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Google, Yahoo, Microsoft Bank Accounts Eyed By Carriers, Not Just Publishers

One of the amazing aspects of the Internet is how companies can often leverage extensive resources that they don't own to make money. Google (GOOG) has been the critics' poster child over the last few years, with content producers railing about how the company can make money essentially by pointing people to material on the web. Now there's a new worry for Google and other search engine operators: telecommunications carriers deciding that they want a slice of the pie as well.

Telefonica (TEF), a telecom carrier in Spain, has said that it's thinking of charging search companies such as Google, Yahoo (YHOO), and Microsoft (MSFT) because they use network resources. Telefonica's president Cesar Alierta essentially said at a press conference that the search engines feast on a banquet of network bandwidth without paying anything, and that this arrangement should end.

Of course, there is something slippery in the logic. Telefonica does get money from its customers who pay for access to the Internet, which includes using search engines, just as Google, et. al. pay for the traffic that comes into and out of their facilities. To me, it seems as though Telefonica is looking to double-dip, getting money from its clients, but then also wanting something extra, even though the "network, product sale, customer care, installation and maintenance" are essentially covered by their own customers.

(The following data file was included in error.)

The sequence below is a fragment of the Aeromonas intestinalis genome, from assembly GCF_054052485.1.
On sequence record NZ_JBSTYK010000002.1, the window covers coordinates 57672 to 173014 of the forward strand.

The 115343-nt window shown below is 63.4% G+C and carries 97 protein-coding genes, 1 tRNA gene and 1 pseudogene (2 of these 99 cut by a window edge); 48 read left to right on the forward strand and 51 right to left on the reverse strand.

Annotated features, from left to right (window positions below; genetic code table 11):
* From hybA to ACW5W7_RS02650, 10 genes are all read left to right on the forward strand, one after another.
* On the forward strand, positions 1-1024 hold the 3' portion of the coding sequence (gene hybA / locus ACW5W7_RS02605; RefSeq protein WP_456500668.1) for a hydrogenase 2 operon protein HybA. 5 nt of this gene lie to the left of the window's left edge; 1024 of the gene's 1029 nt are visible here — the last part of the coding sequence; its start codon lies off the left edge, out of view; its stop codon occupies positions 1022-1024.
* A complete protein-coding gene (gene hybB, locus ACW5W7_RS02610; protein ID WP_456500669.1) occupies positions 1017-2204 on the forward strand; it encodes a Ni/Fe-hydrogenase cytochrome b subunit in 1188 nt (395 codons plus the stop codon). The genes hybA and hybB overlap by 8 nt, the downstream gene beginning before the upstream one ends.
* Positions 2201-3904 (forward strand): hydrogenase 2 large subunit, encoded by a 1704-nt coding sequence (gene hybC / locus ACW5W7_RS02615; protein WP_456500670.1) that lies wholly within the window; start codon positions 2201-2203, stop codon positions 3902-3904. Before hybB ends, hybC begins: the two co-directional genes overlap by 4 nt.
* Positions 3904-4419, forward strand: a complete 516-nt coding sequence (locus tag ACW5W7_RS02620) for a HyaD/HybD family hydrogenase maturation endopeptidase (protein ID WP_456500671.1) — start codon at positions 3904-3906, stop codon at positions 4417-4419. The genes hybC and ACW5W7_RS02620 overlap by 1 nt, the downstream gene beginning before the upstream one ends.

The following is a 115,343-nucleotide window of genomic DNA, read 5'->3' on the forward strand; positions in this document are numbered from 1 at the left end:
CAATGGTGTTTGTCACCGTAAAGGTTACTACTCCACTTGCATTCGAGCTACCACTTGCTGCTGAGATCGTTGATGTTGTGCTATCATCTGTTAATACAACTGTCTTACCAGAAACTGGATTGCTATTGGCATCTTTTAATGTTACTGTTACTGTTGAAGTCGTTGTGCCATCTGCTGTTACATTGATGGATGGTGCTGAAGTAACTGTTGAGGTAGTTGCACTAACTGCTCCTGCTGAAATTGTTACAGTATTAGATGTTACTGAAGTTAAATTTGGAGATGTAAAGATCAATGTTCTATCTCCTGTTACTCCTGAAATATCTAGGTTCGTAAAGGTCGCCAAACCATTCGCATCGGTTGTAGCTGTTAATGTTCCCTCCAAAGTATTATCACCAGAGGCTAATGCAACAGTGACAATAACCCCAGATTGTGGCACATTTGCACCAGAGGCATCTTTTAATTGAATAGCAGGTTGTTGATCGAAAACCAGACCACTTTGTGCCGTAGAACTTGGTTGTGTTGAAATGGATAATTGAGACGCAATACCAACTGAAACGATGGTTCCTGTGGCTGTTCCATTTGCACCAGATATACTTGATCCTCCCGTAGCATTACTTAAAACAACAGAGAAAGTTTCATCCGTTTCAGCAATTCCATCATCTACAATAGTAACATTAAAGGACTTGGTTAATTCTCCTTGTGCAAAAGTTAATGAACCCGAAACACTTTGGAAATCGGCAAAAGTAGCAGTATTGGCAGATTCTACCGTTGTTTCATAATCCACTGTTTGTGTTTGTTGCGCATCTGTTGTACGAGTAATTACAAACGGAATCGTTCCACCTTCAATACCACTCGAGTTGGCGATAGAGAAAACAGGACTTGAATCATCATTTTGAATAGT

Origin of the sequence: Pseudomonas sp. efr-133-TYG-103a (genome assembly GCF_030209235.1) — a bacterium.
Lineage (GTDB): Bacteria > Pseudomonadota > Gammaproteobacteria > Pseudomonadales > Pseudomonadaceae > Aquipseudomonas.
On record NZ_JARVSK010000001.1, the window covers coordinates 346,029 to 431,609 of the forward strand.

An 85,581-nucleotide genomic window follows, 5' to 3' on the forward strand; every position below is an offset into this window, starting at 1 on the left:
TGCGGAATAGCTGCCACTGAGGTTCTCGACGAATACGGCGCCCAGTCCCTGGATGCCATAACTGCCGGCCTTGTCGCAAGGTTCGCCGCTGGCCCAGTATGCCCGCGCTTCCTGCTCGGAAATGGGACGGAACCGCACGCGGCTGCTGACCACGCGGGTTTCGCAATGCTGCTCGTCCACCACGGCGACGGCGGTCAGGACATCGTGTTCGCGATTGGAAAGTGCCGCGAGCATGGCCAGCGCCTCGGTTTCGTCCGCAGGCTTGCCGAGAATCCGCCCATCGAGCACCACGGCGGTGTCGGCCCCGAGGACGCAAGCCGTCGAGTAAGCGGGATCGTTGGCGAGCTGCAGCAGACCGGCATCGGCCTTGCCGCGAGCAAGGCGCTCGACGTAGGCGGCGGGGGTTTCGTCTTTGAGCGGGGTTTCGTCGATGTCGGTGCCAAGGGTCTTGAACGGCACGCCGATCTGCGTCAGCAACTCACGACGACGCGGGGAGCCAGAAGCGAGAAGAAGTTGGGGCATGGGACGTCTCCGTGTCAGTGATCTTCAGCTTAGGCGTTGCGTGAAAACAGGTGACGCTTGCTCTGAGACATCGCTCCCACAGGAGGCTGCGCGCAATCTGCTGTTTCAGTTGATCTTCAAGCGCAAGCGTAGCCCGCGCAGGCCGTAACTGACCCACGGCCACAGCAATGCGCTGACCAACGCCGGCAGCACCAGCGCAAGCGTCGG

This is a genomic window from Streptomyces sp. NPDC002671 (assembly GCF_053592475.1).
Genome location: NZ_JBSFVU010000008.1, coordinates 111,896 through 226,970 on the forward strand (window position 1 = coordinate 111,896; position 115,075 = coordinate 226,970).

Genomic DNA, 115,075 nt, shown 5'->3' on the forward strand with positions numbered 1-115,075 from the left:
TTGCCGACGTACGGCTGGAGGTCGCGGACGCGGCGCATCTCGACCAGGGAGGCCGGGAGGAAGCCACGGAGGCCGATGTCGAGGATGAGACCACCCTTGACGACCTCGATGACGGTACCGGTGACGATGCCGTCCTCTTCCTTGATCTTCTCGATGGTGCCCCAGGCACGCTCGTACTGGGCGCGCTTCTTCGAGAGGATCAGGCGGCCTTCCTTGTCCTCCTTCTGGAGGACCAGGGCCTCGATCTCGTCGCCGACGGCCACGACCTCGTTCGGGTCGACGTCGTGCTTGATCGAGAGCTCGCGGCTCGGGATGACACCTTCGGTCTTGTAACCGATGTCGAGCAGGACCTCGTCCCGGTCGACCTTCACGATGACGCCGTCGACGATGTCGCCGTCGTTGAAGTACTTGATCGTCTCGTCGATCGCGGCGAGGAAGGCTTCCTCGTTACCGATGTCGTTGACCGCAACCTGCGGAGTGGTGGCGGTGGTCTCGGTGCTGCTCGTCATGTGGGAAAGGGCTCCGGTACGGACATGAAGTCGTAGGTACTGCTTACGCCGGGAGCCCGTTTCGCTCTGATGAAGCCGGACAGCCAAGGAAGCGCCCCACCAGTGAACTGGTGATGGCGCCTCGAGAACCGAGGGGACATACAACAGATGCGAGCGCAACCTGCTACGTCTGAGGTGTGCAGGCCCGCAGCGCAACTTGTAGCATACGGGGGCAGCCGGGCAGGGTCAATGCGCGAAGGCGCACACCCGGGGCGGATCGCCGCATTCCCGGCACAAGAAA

It might sound like a trial balloon that won't ultimately have much effect, but I'm not so sure:

Telefonica spokesman Miguel Angel Garzon told The Associated Press on Monday the ideas expressed by Alierta were not new and had been talked about by many network service providers around the world.
But forget the vagueness of that statement and look at a practical implication. Telefonica isn't some tiny little company wining away; it did over $19 billion in revenue in the third calendar quarter of 2009. That's about 70 percent of the business that Verizon (VZ) did in the same quarter. Plus, there's talk that Telefonica and Telecom Italia (TI) could announce a merger by March. That alone is considerable muscle, and if many other service providers are dancing to the same tune, you might find politicians who are beholding to telecom industry campaign financing offering a friendly ear to the complaints.

Carriers are facing a time when landline business is shrinking, they're concerned about having to invest more into wireless data infrastructure, and they want to maintain profit levels. A Google or Microsoft starts looking like a good place to dine.

Image via stock.xchng user mikehome, site standard license.